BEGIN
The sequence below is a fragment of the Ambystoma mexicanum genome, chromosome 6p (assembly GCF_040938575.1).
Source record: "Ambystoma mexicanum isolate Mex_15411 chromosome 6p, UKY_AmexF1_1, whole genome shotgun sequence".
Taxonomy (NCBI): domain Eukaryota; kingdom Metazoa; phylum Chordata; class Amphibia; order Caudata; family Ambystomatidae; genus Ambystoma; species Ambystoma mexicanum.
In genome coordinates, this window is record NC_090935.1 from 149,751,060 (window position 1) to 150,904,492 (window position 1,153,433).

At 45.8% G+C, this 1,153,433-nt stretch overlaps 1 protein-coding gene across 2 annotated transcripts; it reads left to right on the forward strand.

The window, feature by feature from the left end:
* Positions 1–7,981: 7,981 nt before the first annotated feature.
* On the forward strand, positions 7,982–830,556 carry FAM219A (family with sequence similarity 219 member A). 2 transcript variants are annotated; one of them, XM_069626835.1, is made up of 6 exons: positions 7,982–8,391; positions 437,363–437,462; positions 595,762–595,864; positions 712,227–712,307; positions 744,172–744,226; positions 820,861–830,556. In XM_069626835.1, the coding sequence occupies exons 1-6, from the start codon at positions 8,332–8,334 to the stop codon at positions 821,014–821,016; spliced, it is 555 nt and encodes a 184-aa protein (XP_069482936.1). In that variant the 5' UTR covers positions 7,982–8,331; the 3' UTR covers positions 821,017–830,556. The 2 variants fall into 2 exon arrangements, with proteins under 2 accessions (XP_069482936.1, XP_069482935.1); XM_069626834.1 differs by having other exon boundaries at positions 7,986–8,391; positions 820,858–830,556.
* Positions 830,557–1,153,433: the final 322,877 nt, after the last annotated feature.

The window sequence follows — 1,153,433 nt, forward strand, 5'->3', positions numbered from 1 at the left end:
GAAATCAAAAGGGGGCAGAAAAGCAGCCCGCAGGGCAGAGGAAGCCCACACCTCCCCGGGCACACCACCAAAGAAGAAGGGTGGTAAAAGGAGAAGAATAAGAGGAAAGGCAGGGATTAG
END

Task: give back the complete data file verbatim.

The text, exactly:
The sequence below is a fragment of the Ambystoma mexicanum genome, chromosome 6p (assembly GCF_040938575.1).
Source record: "Ambystoma mexicanum isolate Mex_15411 chromosome 6p, UKY_AmexF1_1, whole genome shotgun sequence".
Taxonomy (NCBI): domain Eukaryota; kingdom Metazoa; phylum Chordata; class Amphibia; order Caudata; family Ambystomatidae; genus Ambystoma; species Ambystoma mexicanum.
In genome coordinates, this window is record NC_090935.1 from 149,751,060 (window position 1) to 150,904,492 (window position 1,153,433).

At 45.8% G+C, this 1,153,433-nt stretch overlaps 1 protein-coding gene across 2 annotated transcripts; it reads left to right on the forward strand.

The window, feature by feature from the left end:
* Positions 1–7,981: 7,981 nt before the first annotated feature.
* On the forward strand, positions 7,982–830,556 carry FAM219A (family with sequence similarity 219 member A). 2 transcript variants are annotated; one of them, XM_069626835.1, is made up of 6 exons: positions 7,982–8,391; positions 437,363–437,462; positions 595,762–595,864; positions 712,227–712,307; positions 744,172–744,226; positions 820,861–830,556. In XM_069626835.1, the coding sequence occupies exons 1-6, from the start codon at positions 8,332–8,334 to the stop codon at positions 821,014–821,016; spliced, it is 555 nt and encodes a 184-aa protein (XP_069482936.1). In that variant the 5' UTR covers positions 7,982–8,331; the 3' UTR covers positions 821,017–830,556. The 2 variants fall into 2 exon arrangements, with proteins under 2 accessions (XP_069482936.1, XP_069482935.1); XM_069626834.1 differs by having other exon boundaries at positions 7,986–8,391; positions 820,858–830,556.
* Positions 830,557–1,153,433: the final 322,877 nt, after the last annotated feature.

The window sequence follows — 1,153,433 nt, forward strand, 5'->3', positions numbered from 1 at the left end:
GAAATCAAAAGGGGGCAGAAAAGCAGCCCGCAGGGCAGAGGAAGCCCACACCTCCCCGGGCACACCACCAAAGAAGAAGGGTGGTAAAAGGAGAAGAATAAGAGGAAAGGCAGGGATTAG